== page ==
WHEN it was first revealed that Natalie Portman was to become the “female Thor” in Marvel’s latest superhero installment, Thor: Love and Thunder, fans were quick to condemn the decision on social media.
Portman was lambasted as not “swole” enough, too petite, and generally not what people imagined the character to be. Ten months of intensive workouts and a high-protein diet later, and Portman is being applauded for arms that “could actually throw giant hammers at baddies’ heads.”
Yet that early reaction to Portman’s casting attests to how the representation of female superheroes can be difficult for movie-makers when the established audience is often perceived to be young, white, cisgender, and male.
It seemingly doesn’t matter that the number of women consuming superhero content has increased. Offering feminist depictions of characters that could challenge the defining masculinity of the genre remains a problem.
What does this mean for Portman and the female superheroes who have come before (and will follow) her? The answer seems to be that the makers of superhero movies inevitably subvert some gender stereotypes while maintaining others.
In short, they offer token female representation so as not to ostracize audiences. So, while she might now be more muscular, Portman is still subordinated to Chris Hemsworth’s Thor by highlighting that she is first and foremost his love interest.
Granted, the Marvel Cinematic Universe (MCU) franchise has at least attempted to cast female leads and to advocate for women’s issues. For example, Black Widow’s standalone film was in part intended to contribute to the dialogue around the #Timesup and #MeToo movements.
And the latest Thor offering explores the value of female friendships, with co-star Tessa Thompson attesting to her character Valkyrie being “happy to have found a new sister.”
There’s no doubt female viewers can identify with these powerful women and their stories and as a result form positive attitudes to the superhero genre in general. But that means more superhero films need to be made with the female viewer in mind.
Such offerings are few and far between, however. Let’s not forget it took Marvel 10 years to give Black Widow her own film after her original introduction to the franchise (in 2010’s Iron Man 2).
In many ways, Marvel’s films continue to depict women as auxiliaries — damsels in distress, love interests, or subordinate in some way to their male counterparts. In fact, actress Scarlett Johansson criticized the earlier “hyper-sexualization” of her Black Widow character.
Similarly, Scarlet Witch, one of the most powerful of the Avengers characters, is often defined by the male relationships in her life. In the recent Dr. Strange: The Multiverse of Madness, she typifies many unfavorable female tropes, including the “hysterical woman” and “monstrous mother.”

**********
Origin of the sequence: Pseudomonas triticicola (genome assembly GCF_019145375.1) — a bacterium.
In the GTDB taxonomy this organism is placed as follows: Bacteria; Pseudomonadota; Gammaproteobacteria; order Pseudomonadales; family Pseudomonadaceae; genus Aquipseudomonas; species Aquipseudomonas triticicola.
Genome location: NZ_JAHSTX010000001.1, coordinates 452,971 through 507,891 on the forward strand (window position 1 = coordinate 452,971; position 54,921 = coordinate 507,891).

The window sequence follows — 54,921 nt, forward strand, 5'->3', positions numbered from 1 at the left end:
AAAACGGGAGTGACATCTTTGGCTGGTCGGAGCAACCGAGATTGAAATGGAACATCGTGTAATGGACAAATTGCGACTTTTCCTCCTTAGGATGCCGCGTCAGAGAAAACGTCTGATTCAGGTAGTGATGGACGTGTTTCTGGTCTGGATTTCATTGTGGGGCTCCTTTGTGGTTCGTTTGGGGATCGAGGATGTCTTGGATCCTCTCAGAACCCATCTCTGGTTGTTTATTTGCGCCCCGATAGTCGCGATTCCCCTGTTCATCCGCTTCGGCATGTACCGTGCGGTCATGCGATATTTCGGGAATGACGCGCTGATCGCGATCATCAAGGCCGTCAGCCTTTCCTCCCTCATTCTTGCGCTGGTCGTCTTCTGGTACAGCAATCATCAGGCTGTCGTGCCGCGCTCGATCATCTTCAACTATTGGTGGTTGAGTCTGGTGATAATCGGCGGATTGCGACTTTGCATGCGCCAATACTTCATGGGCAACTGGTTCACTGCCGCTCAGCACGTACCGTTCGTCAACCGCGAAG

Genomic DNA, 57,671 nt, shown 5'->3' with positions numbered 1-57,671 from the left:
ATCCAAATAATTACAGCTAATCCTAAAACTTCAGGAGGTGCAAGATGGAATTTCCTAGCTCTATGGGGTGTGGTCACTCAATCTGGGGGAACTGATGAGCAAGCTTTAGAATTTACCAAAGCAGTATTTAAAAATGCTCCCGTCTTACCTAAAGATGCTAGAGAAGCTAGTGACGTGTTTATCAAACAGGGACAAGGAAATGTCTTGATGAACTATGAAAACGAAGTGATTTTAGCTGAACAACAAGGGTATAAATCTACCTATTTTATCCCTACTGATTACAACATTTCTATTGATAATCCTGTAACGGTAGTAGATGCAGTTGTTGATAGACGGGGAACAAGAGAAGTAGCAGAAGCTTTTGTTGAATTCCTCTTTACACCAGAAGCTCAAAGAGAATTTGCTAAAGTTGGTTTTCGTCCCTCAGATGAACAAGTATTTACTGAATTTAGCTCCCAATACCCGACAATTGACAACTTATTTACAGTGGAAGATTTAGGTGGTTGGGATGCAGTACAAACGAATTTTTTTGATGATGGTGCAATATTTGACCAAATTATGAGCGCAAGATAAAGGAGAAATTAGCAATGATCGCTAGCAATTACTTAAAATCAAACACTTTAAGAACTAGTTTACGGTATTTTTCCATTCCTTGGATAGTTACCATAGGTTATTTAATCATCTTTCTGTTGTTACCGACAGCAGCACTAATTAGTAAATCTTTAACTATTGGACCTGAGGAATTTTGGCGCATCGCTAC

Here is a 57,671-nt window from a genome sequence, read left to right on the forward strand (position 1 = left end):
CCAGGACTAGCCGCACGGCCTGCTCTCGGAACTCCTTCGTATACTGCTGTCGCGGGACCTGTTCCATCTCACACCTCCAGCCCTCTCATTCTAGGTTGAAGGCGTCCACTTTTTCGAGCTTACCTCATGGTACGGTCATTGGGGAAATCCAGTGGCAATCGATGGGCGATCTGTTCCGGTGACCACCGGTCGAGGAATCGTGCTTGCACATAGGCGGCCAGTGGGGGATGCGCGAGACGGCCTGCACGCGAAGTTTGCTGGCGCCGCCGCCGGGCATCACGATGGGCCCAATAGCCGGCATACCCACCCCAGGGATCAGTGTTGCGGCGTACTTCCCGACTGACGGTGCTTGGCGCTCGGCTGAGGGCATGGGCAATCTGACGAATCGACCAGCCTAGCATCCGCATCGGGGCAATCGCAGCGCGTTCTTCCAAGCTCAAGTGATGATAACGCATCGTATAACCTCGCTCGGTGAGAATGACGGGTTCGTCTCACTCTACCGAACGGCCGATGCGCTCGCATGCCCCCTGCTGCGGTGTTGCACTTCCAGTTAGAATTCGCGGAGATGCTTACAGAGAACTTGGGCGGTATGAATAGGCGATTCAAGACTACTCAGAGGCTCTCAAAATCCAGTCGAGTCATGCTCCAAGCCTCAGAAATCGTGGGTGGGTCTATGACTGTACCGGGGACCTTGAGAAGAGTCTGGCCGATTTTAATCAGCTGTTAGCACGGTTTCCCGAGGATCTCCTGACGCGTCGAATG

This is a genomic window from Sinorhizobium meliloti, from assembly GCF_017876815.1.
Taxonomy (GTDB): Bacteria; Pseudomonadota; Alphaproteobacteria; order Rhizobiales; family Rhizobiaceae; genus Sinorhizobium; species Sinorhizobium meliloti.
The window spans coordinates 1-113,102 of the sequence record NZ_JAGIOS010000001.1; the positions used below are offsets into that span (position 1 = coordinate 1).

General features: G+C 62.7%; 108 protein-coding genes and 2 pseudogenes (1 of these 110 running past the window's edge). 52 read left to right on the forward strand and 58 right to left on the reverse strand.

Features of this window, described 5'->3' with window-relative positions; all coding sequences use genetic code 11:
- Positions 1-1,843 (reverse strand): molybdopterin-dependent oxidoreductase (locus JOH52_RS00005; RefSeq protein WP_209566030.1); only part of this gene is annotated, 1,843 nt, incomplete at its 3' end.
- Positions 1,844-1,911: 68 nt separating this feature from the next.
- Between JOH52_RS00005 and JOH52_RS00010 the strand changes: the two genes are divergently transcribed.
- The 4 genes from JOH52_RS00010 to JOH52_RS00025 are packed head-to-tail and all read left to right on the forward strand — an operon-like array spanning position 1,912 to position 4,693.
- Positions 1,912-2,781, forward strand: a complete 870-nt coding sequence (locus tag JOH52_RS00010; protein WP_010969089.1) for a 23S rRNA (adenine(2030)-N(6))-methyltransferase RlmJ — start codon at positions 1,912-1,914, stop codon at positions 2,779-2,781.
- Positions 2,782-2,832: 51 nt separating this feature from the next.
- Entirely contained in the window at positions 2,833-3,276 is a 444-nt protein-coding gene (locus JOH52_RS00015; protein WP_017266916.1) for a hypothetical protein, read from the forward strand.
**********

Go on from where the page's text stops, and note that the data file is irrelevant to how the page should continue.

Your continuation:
Treating even powerful female characters as subordinate or dependent might reassure male fans that superheroines aren’t a threat to the masculine undertones of the genre, but it does a disservice to the female audience.
Asked to assess superhero graphic novels and films, most women in one study said they disliked and avoided the DC Comics character of Catwoman because she was presented as manipulative and emotional.
Other research has found that exposure to messages of powerlessness can lead girls to feel demoralized and dissatisfied with their own identities, and the overly sexualized depiction of female superheroes can result in lower body esteem in women.
On the other hand, some also rebel against the stereotypes. The Hawkeye Initiative, for example, parodies the male gaze within the comic book genre by depicting men in the same absurd costumes and poses normally reserved for female characters.
The real issue, though, is whether women should even have to challenge such depictions. If more films and comics were made by women for women, perhaps there would be fewer tokenistic portrayals to begin with.
Marvel has rejected criticism of its female characters, with its president saying the studio has always “gone for the powerful woman versus the damsel in distress” and pointing to the recent release of female-led superhero films and TV programs such as She-Hulk and Ms. Marvel.
Trouble is, it’s hard to keep everyone happy. Marvel has felt the backlash from die-hard male fans to a supposed feminist agenda underpinning the studio’s direction. 2019’s Captain Marvel, for example, was touted as bringing feminism to the Marvel universe, but poor reviews and audience ratings were attributed in part to perceived political correctness and a narrative based on female agency.
Researchers such as Stephanie Orme have contended that the dominance of men in the superhero genre leaves many female fans feeling alienated and unable to change the gender stereotypes, precisely because they’re not seen as the target audience.
It seems that without more and better film and comic female superheroes telling women’s stories, these male-centric genres will continue to alienate female audiences — and to fall short of their creative and commercial potential.
Angelique Nairn is a Senior Lecturer in Communication Studies, Auckland University of Technology.